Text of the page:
Building fantastic fun, block by colorful block

Legoland: Kids have a great time playing, and adults take a nostalgia trip at the park in Southern California

Destination: California

April 25, 1999|By Chris Kaltenbach | Chris Kaltenbach,Sun Staff

This is not your father's Lego. For that matter, it's not yours, either. For Lego has grown way beyond those brightly colored rectangular plastic blocks we played with as kids. And that's what Southern California's newest amusement park, Legoland, is all about.

Just off Interstate 5 in Carlsbad, about 30 miles north of San Diego, Legoland California is to Lego what Hershey Park is to Hershey chocolate: a kid-oriented playland that celebrates its namesake both by telling visitors all about it -- 2 million Lego bricks are manufactured every hour, 16 million a year -- and making it the centerpiece of a ride-filled fantasy world.

Drive the winding entrance road to Legoland's 5,200-vehicle parking lot, and one thing quickly becomes clear: It's going to be a long time between subdued colors. Everything about Legoland is bright, from the multicolored letters lining the entrance road to the brightly colored employee uniforms and the blue, white, yellow and red Lego man who greets visitors inside the park gates, patting youngsters on the head and posing for picture after picture after picture (Lego people, it appears, never tire or frown).

The first thing you'll see after forking over the entrance fee is the gift shop. Avoid it for now. Who wants to carry around a bunch of souvenirs all day? You may want to avoid it altogether; while the selection is impressive, so are the prices, which tend to run considerably higher than what you'd find at the local discount toy store. Of course, your kids may make that impossible, but at least do your best to persuade them to wait.

The 128-acre park (comfortable walking shoes are a must) is divided into six themed sections, offering everything from Old World flavor to 21st century technology. Kids should have a blast, especially since many of the rides offer them the chance to do decidedly adult things (like ride a car ... cool!). And adults whose inner children haven't outgrown those plastic blocks with the round holes that allow you to build all sorts of wonderful creations will get a kick out of the Lego lore spread through the park.

Turning left as you enter the park, you'll pass by a lake filled with Lego dinosaurs that move and Lego firefighters with hoses that work (prepare to get wet on a windy day). You'll also hear the first of the ubiquitous talking Lego figures -- they all sound suspiciously alike -- a guy dangling over the water who cries out every few minutes, "I don't know how much longer I can hang on ... Whoa down below!").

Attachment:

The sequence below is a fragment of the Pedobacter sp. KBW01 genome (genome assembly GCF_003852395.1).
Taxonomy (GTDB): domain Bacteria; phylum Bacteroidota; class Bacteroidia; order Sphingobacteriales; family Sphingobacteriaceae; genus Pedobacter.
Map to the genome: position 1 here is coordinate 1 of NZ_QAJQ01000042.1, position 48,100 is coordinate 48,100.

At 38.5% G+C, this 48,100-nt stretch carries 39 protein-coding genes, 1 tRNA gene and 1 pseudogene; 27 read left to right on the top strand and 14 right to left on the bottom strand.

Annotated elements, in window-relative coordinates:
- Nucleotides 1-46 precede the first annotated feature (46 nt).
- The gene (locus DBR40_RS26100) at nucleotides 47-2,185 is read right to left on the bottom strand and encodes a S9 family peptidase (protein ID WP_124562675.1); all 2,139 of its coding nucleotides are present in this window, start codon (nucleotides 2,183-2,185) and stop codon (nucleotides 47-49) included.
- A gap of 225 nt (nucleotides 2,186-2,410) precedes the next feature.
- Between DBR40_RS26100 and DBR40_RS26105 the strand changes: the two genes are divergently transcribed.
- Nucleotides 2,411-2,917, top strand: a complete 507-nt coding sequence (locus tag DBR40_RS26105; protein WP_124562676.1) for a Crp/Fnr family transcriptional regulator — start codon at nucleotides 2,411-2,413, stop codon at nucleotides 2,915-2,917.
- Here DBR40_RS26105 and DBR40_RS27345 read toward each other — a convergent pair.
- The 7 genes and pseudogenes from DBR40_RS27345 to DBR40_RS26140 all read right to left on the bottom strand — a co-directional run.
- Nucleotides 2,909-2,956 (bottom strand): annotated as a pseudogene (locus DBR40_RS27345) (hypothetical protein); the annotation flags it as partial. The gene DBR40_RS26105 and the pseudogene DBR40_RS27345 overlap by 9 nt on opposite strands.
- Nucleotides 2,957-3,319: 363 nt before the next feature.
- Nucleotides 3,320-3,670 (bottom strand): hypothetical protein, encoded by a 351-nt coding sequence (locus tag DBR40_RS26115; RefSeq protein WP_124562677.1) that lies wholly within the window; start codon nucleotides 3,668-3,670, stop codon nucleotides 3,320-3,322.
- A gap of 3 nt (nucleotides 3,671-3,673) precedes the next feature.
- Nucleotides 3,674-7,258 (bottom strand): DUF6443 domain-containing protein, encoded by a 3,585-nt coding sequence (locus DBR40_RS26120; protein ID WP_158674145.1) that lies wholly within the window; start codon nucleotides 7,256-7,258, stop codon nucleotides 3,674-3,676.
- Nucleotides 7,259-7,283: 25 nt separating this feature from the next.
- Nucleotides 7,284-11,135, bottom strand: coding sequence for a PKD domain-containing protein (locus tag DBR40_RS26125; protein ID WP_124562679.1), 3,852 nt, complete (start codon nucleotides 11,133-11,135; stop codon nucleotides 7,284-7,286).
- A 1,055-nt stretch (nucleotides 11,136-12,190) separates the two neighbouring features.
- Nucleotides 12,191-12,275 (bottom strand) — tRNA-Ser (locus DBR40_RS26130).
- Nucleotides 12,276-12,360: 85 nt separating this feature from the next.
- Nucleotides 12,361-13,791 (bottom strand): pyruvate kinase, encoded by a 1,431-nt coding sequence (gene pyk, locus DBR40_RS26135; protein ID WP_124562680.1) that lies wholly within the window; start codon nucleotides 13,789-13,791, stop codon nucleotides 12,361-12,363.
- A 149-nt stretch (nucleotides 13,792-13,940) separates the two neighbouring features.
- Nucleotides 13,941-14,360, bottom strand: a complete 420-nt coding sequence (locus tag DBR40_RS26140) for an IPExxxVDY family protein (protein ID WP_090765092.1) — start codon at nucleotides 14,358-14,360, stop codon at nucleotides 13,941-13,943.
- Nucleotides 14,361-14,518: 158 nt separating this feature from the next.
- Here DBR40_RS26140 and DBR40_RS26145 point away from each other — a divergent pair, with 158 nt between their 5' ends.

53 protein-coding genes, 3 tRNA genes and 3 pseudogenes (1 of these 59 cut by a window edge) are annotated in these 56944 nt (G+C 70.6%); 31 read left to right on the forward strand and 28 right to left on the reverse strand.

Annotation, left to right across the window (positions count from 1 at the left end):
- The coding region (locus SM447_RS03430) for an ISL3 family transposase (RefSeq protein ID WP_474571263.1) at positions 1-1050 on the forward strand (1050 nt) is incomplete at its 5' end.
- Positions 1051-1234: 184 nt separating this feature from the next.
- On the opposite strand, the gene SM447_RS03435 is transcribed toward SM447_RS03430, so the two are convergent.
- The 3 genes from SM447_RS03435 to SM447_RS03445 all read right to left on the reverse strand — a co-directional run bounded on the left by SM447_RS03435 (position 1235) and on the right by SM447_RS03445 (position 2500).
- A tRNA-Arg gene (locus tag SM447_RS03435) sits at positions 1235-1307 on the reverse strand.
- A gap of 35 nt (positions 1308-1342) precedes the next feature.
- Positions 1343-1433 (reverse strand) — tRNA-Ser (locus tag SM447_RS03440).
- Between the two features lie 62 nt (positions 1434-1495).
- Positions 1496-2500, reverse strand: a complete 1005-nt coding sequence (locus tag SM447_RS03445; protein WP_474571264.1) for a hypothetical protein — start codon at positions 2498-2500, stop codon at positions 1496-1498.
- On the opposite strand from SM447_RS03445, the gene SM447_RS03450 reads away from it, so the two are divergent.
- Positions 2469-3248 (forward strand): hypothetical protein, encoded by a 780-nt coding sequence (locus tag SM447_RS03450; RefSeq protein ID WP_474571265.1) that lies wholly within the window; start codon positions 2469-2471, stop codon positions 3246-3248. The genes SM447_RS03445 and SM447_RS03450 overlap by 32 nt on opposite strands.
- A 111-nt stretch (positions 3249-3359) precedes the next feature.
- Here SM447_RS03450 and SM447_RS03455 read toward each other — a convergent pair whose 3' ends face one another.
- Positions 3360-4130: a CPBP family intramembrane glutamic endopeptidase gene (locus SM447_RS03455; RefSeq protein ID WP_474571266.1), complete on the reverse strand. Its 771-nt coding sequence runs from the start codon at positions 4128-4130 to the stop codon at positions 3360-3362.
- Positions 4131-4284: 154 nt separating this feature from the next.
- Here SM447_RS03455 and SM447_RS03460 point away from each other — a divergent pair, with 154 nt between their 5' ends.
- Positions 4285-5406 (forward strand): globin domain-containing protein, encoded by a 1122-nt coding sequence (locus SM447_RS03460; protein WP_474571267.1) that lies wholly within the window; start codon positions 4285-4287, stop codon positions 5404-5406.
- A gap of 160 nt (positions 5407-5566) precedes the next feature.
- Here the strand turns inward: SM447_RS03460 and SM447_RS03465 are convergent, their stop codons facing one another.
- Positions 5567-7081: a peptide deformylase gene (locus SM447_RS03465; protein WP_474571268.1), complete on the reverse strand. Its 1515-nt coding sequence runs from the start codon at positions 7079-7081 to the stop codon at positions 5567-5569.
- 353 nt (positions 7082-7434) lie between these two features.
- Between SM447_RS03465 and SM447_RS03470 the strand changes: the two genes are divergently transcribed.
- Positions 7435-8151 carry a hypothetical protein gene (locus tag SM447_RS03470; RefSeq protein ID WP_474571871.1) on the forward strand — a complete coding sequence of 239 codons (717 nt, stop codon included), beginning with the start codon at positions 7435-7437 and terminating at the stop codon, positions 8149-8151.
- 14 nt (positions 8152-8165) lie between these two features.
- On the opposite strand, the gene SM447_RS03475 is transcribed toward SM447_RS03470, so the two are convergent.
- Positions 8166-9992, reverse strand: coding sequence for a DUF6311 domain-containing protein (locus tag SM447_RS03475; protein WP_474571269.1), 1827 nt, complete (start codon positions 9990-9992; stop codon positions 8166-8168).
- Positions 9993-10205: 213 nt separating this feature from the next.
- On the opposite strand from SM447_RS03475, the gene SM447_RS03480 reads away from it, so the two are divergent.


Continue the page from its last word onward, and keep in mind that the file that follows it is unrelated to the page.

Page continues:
Even more impressive than the dinosaurs, however, is the Safari Trek, a walking tour of an African wildlife reserve complete with gorillas, zebras, giraffes, ostriches, elephants, even snakes. Every animal is made of Lego blocks, and the craftsmanship is remarkable.

The first of the six theme areas you'll encounter is Village Green, a small-town fantasy land that includes a water works (another opportunity to get wet), a fairy tale boat ride that takes visitors through some of their favorite childhood tales, and a train ride that takes kids for a slow spin along an oval track.

If you're hungry (already?), there's pizza and other Italian food at the Ristorante Brickolini. There's also the first of the park's several shows, a theater where "Backstage Secrets" features a behind-the-scenes magic show featuring a pair of exuberant young actors as your guides. Magician Mark Wilson (on film, but interacting with the two guides thanks to some clever timing) is more than willing to reveal a few the tricks of his trade ... but not all!

Now follow the signs to the Ridge, highlighting three activities that shouldn't be missed: The Amazing Maze, where guests walk through an elaborate, serpentine course; the Sky Cycle, where kids get to peddle their way along an elevated track; and the Kid Power Tower, a self-propelled ride to the top of a tower (you'll be able to see the ocean), culminating with a free-fall (not really, but it feels that way) to the bottom.

Continuing on your more-or-less clockwise course (pay attention to the directional signs; it's easy to get lost), head for Fun Town and you'll soon hit the Junior Driving School (ages 3-5) and Driving School (ages 6-12). Even if your youngster doesn't want to get behind the wheel (hard to imagine, but possible), stop for a moment and watch the junior drivers. Just as on any real highway, you'll see the full spectrum of drivers: the confident types, who act like they've been doing this all their lives; the scared-silly first-timers; and the blissfully clueless, for whom it doesn't seem to matter whether they're driving in a straight line or heading straight for disaster. Not that disaster's possible; these buggies make bumper cars seem downright risky.

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